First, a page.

If it is important to you for your child to be involved in music, make that known through setting up limits and expectations from the beginning. For example, you’d like you children to participate in an extracurricular activity, or your child may need to select their favorite activity, as you want to limit it to one activity per season (depending on your/your child’s preferences and interests). Also, before the season/lessons begin, discuss with your son or daughter the commitment they are making. Inform them of the expectations of being involved in the extracurricular activity and when this commitment ends.
Be aware of the “honeymoon” period that occurs with starting a new activity.
The “honeymoon” period is the time where your child is very excited to go to lessons or practice. This is also the time when parents are often fooled into thinking that they really like playing the guitar, but in reality, they are just excited. It’s like a new toy; a new experience that is fun and exciting, but has the potential to lose its luster. It is important to not make judgements about your child’s interest based on the first few weeks of the activity, as this can influence your decision making and potentially increase your frustration when and if they decide the guitar is “not for them”.
Don’t be afraid to have a discussion with your son or daughter about why they want to quit an activity.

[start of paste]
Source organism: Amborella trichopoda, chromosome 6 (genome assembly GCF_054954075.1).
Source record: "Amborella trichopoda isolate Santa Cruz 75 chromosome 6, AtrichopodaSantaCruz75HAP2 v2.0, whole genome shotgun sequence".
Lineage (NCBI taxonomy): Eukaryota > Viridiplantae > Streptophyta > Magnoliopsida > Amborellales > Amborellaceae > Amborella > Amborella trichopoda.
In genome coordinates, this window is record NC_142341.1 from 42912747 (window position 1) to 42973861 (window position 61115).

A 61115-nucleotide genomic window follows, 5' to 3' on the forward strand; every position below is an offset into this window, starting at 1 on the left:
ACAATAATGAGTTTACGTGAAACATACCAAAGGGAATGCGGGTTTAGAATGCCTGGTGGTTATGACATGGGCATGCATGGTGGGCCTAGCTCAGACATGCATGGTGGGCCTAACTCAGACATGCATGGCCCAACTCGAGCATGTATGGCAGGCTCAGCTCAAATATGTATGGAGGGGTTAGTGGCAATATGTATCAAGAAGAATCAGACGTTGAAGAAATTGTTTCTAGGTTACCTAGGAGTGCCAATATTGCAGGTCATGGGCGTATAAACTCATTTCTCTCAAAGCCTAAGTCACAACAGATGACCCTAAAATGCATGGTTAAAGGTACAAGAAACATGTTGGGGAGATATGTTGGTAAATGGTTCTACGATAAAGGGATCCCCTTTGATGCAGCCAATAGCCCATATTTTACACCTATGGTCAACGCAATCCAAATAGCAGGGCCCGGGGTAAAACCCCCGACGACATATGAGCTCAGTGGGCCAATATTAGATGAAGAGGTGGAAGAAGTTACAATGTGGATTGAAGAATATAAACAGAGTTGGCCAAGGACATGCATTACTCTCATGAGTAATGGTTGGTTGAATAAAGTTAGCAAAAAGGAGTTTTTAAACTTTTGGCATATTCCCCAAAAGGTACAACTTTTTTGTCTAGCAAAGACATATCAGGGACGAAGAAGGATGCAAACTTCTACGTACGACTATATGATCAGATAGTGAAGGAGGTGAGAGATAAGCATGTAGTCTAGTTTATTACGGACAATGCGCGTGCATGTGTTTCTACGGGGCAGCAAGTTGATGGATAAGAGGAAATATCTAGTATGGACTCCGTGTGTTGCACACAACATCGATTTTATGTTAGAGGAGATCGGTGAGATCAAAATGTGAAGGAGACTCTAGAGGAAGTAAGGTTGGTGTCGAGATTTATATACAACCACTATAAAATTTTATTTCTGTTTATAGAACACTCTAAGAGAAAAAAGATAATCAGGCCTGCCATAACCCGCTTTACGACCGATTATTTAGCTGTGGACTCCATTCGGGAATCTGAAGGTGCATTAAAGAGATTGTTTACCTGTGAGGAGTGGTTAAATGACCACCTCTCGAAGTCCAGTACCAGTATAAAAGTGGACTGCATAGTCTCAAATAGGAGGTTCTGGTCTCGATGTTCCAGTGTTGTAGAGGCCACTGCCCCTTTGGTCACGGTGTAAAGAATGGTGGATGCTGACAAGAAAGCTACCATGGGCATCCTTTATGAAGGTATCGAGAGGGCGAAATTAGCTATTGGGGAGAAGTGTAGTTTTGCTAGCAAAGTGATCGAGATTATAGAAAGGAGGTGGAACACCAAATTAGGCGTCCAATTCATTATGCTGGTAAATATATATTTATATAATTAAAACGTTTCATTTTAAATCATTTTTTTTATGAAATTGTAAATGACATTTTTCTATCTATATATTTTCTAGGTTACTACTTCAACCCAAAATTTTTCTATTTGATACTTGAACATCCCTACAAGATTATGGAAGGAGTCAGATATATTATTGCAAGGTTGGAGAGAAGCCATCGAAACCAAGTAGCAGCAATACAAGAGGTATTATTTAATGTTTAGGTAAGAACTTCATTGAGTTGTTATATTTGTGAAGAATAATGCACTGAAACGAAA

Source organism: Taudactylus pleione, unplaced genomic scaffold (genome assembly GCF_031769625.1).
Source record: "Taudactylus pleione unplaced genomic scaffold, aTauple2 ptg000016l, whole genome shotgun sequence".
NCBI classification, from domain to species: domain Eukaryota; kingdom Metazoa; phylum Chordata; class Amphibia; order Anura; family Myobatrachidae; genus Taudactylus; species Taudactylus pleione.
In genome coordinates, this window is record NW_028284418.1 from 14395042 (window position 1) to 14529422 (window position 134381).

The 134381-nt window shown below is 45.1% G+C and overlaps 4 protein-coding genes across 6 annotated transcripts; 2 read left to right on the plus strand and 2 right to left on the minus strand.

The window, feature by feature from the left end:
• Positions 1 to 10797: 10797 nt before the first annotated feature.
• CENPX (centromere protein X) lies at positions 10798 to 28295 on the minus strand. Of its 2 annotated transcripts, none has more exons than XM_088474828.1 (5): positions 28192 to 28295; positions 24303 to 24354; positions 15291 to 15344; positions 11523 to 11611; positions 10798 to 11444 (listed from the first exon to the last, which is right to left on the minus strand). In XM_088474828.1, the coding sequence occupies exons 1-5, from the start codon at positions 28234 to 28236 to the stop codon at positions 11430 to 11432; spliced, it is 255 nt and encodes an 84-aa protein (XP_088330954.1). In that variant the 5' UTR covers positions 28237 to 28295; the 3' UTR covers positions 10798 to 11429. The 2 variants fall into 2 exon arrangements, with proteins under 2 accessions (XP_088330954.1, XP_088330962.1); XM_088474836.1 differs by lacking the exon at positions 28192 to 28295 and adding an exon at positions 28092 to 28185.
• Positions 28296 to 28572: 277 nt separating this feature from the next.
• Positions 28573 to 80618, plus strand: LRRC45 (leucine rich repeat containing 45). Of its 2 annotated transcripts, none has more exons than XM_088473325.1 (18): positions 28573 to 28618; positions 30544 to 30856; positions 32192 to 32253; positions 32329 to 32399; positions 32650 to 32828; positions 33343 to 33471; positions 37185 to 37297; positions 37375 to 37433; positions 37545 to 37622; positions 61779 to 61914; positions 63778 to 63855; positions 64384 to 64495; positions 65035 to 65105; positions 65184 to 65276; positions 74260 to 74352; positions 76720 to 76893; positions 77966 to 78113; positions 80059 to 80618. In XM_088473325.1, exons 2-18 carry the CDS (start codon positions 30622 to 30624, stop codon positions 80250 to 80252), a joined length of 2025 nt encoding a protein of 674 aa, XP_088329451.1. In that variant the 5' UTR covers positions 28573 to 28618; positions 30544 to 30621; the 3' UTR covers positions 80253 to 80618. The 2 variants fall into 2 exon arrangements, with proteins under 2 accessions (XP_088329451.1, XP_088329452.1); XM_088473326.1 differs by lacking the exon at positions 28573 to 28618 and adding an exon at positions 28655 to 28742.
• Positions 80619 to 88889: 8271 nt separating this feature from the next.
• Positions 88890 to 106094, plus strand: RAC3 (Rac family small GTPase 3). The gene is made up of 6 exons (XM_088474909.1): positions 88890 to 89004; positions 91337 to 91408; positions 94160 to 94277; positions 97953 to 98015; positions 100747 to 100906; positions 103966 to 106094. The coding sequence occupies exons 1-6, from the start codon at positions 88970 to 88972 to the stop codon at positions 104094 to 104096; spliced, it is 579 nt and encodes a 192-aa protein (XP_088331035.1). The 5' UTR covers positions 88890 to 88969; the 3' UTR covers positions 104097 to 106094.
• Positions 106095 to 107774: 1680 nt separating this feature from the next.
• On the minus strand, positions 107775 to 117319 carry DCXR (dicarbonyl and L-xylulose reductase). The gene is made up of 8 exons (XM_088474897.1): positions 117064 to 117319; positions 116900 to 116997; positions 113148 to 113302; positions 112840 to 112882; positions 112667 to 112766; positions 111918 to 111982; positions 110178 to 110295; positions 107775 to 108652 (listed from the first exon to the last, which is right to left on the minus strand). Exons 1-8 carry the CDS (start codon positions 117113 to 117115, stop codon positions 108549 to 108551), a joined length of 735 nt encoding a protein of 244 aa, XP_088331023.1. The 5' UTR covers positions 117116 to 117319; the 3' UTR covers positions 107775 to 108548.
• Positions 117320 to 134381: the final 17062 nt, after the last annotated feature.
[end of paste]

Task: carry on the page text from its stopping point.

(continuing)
Evaluate the reasons why your child wants to quit, and talk it out with them. Allow your child to tell you all the reasons why they want to quit. Empathize with your child as they discuss their reasons for wanting to quit, and validate their feelings (they are real!). Figuring out what to do is easier when the reason behind wanting to quit is clarified (e.g., being bullied, the coach is mean, physical injuries) or if your child is feeling anxious or frustrated (e.g., doesn’t like her coach, doesn’t like being put on the spot to perform, or feels as though she is unable to perform—score goals, pass the ball, play on key or on tempo, etc.).
Think about the message you want to send to your son or daughter based on what they share with you. If your child wants to quit because they are being bullied and the coach refuses to address the situation, then quitting could be a teachable moment. Allowing your child to quit would send the message that you care about their well-being, and that their voice matters. However, if your child wants to quit because they are anxious or frustrated, quitting could reinforce for them that avoidance of a situation is acceptable. Learning the skills to manage emotions will benefit your child in the future when other frustrating and anxiety provoking situations come up—and they will!
Remember that every activity in which your child is involved is an opportunity for growth and learning. Have a discussion with your son or daughter about the advantages and disadvantages of quitting activities. Provide your REASONS (this is not a time to tell your child what they have to do) why you think they should stick it out (allow this to be a dialogue between both of you). Then step away from the conversation for a day or two before making a final decision.
Parenting is hard work; just remember that you are doing the best you can, and YOU GOT THIS!
Written by Allyson Weldon, Ph.D. for the Linden Blog. If you are interested in receiving Linden Blog updates with original articles about parenting, families, mental health, and wellness, subscribe using the field below. If you are interested in scheduling an appointment at Linden BP call 440/250-9880.